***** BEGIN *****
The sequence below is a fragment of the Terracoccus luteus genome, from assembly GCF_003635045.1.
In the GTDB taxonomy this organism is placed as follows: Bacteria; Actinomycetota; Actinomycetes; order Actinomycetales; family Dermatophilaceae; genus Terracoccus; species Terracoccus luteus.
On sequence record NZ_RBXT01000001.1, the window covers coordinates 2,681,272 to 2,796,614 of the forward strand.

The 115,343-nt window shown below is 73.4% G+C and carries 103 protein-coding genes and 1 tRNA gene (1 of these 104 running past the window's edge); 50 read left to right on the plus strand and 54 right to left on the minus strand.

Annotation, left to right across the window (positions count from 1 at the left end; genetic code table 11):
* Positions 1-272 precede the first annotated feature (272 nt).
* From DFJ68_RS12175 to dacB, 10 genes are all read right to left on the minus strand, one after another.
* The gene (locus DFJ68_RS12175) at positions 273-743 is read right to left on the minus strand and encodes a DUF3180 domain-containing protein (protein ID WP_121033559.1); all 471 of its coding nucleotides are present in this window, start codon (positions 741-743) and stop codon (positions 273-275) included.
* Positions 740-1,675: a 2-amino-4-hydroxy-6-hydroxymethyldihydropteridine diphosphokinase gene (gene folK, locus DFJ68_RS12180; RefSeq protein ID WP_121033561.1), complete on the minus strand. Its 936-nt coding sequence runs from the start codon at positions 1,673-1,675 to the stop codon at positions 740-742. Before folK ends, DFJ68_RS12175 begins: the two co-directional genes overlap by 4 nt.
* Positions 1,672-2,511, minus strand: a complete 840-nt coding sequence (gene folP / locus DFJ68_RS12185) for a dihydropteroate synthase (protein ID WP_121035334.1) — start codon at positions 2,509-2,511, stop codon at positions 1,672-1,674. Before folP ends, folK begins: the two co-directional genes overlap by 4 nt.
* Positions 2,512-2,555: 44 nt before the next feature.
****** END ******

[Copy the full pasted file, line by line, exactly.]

The sequence below is a fragment of the Terracoccus luteus genome, from assembly GCF_003635045.1.
In the GTDB taxonomy this organism is placed as follows: Bacteria; Actinomycetota; Actinomycetes; order Actinomycetales; family Dermatophilaceae; genus Terracoccus; species Terracoccus luteus.
On sequence record NZ_RBXT01000001.1, the window covers coordinates 2,681,272 to 2,796,614 of the forward strand.

The 115,343-nt window shown below is 73.4% G+C and carries 103 protein-coding genes and 1 tRNA gene (1 of these 104 running past the window's edge); 50 read left to right on the plus strand and 54 right to left on the minus strand.

Annotation, left to right across the window (positions count from 1 at the left end; genetic code table 11):
* Positions 1-272 precede the first annotated feature (272 nt).
* From DFJ68_RS12175 to dacB, 10 genes are all read right to left on the minus strand, one after another.
* The gene (locus DFJ68_RS12175) at positions 273-743 is read right to left on the minus strand and encodes a DUF3180 domain-containing protein (protein ID WP_121033559.1); all 471 of its coding nucleotides are present in this window, start codon (positions 741-743) and stop codon (positions 273-275) included.
* Positions 740-1,675: a 2-amino-4-hydroxy-6-hydroxymethyldihydropteridine diphosphokinase gene (gene folK, locus DFJ68_RS12180; RefSeq protein ID WP_121033561.1), complete on the minus strand. Its 936-nt coding sequence runs from the start codon at positions 1,673-1,675 to the stop codon at positions 740-742. Before folK ends, DFJ68_RS12175 begins: the two co-directional genes overlap by 4 nt.
* Positions 1,672-2,511, minus strand: a complete 840-nt coding sequence (gene folP / locus DFJ68_RS12185) for a dihydropteroate synthase (protein ID WP_121035334.1) — start codon at positions 2,509-2,511, stop codon at positions 1,672-1,674. Before folP ends, folK begins: the two co-directional genes overlap by 4 nt.
* Positions 2,512-2,555: 44 nt before the next feature.